There was life before futures and options on equity indexes, but it’s a little hard to recall. When the Kansas City Board of Trade and the Chicago Mercantile Exchange rolled out the Value Line and S&P 500 contracts in the early 1980s, the market changed, but it truly transformed when the E-mini contracts came on the scene in the late 1990s. The minis gave individual investors access to a market that was previously pretty much closed to them.
In the Futures Industry Association’s 1998 Annual Volume Survey - Equities Saved the Year, author Galen Burghardt points out that had equity index volume not grown by 40% that year, total industry volume would have been off substantially. In 1998, 373 million equity index contracts were traded. Contrast that with the 2009 volume of 5,688 million equity index contracts (see “Emerging market”).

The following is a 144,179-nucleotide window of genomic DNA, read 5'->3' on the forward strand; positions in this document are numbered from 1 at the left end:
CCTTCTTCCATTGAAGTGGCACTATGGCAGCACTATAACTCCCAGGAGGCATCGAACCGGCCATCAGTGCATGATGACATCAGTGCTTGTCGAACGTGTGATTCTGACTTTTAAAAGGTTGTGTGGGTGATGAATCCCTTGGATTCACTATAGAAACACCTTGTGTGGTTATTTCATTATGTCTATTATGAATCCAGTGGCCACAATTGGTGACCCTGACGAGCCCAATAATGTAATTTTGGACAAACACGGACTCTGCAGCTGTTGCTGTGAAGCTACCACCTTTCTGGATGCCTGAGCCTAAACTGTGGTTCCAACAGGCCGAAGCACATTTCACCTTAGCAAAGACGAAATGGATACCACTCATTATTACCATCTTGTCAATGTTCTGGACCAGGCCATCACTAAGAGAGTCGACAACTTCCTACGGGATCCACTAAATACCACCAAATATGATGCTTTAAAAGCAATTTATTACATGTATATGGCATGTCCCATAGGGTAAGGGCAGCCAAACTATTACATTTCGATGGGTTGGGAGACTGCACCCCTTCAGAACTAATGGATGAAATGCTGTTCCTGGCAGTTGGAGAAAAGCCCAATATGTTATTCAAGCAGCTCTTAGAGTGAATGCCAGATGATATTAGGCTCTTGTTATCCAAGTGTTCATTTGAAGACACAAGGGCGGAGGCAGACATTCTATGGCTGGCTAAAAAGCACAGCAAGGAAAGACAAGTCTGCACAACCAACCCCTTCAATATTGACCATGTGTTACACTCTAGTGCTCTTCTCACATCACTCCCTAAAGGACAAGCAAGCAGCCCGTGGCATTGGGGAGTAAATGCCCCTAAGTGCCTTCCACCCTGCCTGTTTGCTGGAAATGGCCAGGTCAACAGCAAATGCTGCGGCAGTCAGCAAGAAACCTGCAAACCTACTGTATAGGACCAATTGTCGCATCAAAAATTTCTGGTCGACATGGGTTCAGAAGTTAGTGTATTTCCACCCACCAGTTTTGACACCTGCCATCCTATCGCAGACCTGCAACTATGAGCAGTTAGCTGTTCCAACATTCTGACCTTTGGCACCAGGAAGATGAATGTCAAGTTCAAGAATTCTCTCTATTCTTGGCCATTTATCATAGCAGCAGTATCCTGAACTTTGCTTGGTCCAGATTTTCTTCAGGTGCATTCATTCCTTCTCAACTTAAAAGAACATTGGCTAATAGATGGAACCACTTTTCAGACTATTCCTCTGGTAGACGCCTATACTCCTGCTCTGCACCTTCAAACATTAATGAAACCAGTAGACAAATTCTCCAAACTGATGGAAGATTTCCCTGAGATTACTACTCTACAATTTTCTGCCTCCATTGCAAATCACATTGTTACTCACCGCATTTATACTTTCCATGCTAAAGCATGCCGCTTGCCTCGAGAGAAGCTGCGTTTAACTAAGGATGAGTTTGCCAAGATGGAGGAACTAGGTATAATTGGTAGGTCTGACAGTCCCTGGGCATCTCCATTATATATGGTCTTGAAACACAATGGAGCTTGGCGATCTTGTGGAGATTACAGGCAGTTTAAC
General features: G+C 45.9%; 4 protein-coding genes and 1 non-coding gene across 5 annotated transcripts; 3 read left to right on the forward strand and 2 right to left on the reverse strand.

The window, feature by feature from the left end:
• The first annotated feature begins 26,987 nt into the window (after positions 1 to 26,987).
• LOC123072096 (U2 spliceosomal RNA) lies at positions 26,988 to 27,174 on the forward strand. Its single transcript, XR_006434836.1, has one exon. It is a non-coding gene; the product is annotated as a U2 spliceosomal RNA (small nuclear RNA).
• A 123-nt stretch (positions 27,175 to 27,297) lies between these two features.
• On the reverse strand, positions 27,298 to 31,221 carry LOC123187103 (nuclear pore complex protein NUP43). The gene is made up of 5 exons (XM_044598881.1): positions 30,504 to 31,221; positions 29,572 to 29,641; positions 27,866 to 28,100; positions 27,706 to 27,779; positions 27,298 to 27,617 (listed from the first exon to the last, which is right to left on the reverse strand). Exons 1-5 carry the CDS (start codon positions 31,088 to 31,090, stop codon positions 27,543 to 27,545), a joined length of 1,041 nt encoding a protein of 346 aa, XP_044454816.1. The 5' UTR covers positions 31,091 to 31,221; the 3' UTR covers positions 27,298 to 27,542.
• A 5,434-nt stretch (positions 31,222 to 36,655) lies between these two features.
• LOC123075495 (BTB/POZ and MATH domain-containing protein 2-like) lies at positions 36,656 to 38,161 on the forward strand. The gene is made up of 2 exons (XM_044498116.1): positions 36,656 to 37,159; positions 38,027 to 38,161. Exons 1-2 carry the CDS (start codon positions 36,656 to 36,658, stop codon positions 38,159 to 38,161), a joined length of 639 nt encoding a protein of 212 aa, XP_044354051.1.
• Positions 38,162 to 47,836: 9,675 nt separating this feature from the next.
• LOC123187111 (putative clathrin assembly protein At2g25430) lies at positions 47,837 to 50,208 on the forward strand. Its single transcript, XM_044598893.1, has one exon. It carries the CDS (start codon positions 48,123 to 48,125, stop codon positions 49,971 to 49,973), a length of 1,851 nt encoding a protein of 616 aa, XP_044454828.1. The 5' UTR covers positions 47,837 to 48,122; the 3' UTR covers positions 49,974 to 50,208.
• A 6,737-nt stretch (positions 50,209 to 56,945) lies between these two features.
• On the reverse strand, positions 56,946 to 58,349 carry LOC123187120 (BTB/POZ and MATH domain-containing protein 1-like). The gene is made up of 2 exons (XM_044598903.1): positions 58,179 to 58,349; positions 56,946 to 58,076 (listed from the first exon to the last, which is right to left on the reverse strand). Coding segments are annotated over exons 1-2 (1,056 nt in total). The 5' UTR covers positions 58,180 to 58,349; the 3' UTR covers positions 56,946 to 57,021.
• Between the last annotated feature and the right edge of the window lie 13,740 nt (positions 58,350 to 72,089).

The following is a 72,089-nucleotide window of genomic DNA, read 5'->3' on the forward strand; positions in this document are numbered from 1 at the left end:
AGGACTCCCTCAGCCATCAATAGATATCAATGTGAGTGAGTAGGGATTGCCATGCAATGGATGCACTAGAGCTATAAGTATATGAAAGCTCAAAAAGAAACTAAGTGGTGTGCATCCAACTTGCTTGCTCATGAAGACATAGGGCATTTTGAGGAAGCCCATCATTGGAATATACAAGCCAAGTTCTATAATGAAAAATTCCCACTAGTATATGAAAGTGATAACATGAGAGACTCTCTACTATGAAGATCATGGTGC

For the last half dozen years, the equity index sector has led all others, both domestically and internationally, generating some 37.2% of 2009 volume (see “Big dog”).
Today, individual and institutional investors have a plethora of choices when it comes to using equity index derivatives to manage risk or take a speculative position. They measure broad market exposure, the largest markets, small caps, mid-caps, and particular sectors by country, region or globally.